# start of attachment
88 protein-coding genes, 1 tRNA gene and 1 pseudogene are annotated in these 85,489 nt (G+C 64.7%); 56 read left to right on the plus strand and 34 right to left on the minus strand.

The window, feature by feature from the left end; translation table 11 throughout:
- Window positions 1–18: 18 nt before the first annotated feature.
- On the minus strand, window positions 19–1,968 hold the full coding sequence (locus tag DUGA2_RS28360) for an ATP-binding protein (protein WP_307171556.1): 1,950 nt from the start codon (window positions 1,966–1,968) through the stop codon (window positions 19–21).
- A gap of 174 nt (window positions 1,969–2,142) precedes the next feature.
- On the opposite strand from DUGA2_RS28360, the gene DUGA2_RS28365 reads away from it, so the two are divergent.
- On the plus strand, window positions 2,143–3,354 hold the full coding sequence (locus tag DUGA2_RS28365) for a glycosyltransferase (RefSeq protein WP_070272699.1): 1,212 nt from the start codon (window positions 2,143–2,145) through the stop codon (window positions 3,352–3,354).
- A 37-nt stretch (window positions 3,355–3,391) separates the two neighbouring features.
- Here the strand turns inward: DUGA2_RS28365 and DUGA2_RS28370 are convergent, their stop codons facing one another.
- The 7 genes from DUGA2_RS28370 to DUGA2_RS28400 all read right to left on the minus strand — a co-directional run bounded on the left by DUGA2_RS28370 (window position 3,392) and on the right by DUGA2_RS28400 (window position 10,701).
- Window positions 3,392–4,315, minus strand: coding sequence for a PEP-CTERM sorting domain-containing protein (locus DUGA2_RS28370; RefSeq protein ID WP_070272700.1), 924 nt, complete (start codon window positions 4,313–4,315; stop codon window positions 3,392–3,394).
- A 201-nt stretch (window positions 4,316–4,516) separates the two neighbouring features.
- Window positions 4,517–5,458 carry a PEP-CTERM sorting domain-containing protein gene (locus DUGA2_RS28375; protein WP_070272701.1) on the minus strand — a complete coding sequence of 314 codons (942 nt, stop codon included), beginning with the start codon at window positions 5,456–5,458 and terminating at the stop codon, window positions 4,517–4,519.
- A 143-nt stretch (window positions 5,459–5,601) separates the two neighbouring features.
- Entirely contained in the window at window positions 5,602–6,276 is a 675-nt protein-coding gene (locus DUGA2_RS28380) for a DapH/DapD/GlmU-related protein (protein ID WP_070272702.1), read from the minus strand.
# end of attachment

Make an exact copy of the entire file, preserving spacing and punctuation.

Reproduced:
88 protein-coding genes, 1 tRNA gene and 1 pseudogene are annotated in these 85,489 nt (G+C 64.7%); 56 read left to right on the plus strand and 34 right to left on the minus strand.

The window, feature by feature from the left end; translation table 11 throughout:
- Window positions 1–18: 18 nt before the first annotated feature.
- On the minus strand, window positions 19–1,968 hold the full coding sequence (locus tag DUGA2_RS28360) for an ATP-binding protein (protein WP_307171556.1): 1,950 nt from the start codon (window positions 1,966–1,968) through the stop codon (window positions 19–21).
- A gap of 174 nt (window positions 1,969–2,142) precedes the next feature.
- On the opposite strand from DUGA2_RS28360, the gene DUGA2_RS28365 reads away from it, so the two are divergent.
- On the plus strand, window positions 2,143–3,354 hold the full coding sequence (locus tag DUGA2_RS28365) for a glycosyltransferase (RefSeq protein WP_070272699.1): 1,212 nt from the start codon (window positions 2,143–2,145) through the stop codon (window positions 3,352–3,354).
- A 37-nt stretch (window positions 3,355–3,391) separates the two neighbouring features.
- Here the strand turns inward: DUGA2_RS28365 and DUGA2_RS28370 are convergent, their stop codons facing one another.
- The 7 genes from DUGA2_RS28370 to DUGA2_RS28400 all read right to left on the minus strand — a co-directional run bounded on the left by DUGA2_RS28370 (window position 3,392) and on the right by DUGA2_RS28400 (window position 10,701).
- Window positions 3,392–4,315, minus strand: coding sequence for a PEP-CTERM sorting domain-containing protein (locus DUGA2_RS28370; RefSeq protein ID WP_070272700.1), 924 nt, complete (start codon window positions 4,313–4,315; stop codon window positions 3,392–3,394).
- A 201-nt stretch (window positions 4,316–4,516) separates the two neighbouring features.
- Window positions 4,517–5,458 carry a PEP-CTERM sorting domain-containing protein gene (locus DUGA2_RS28375; protein WP_070272701.1) on the minus strand — a complete coding sequence of 314 codons (942 nt, stop codon included), beginning with the start codon at window positions 5,456–5,458 and terminating at the stop codon, window positions 4,517–4,519.
- A 143-nt stretch (window positions 5,459–5,601) separates the two neighbouring features.
- Entirely contained in the window at window positions 5,602–6,276 is a 675-nt protein-coding gene (locus DUGA2_RS28380) for a DapH/DapD/GlmU-related protein (protein ID WP_070272702.1), read from the minus strand.